If you’ve traveled around London on public transit during the summer, you know how sweaty and stuffy the experience can be. But the lack of air conditioning is only one of the hazards. A 2017 study by the University of Surrey found that particulate levels in the London Underground system can be as much as eight times higher than what a car driver experiences on the city’s roads. The Tube pollution comes from “mechanical abrasion between rails, wheels and brakes” in its poorly ventilated subterranean environment.
Open windows let pollution in:
- Brake wear from trains in any subway system churns out particulate emissions, but the design of the London Underground, with narrow tunnels and very limited air conditioning, may be making things worse.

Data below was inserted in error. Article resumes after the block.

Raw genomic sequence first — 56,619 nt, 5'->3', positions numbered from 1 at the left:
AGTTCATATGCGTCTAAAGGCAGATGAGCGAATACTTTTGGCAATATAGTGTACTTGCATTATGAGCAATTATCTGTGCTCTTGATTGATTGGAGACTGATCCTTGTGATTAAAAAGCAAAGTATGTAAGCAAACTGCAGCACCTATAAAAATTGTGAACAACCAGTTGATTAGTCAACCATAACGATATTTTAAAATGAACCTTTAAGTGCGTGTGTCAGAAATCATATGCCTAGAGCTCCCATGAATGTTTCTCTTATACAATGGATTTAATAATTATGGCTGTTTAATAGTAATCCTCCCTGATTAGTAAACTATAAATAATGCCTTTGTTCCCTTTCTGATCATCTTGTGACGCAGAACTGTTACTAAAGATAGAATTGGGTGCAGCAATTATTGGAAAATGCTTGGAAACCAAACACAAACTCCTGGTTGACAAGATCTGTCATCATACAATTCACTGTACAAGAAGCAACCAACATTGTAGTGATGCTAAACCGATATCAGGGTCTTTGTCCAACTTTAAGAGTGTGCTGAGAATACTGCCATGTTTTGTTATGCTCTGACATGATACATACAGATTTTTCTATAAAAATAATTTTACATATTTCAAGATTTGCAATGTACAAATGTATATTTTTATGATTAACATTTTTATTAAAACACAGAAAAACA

- On the Northern and Victoria Lines, where windows can be opened, particulate levels run higher. Riders open windows in summer because the trains’ ventilation system moves so little air.
- The study found that Londoners traveling by bus are also exposed to high particulate levels -- not because buses create more emissions, but because open windows allow more polluted air inside.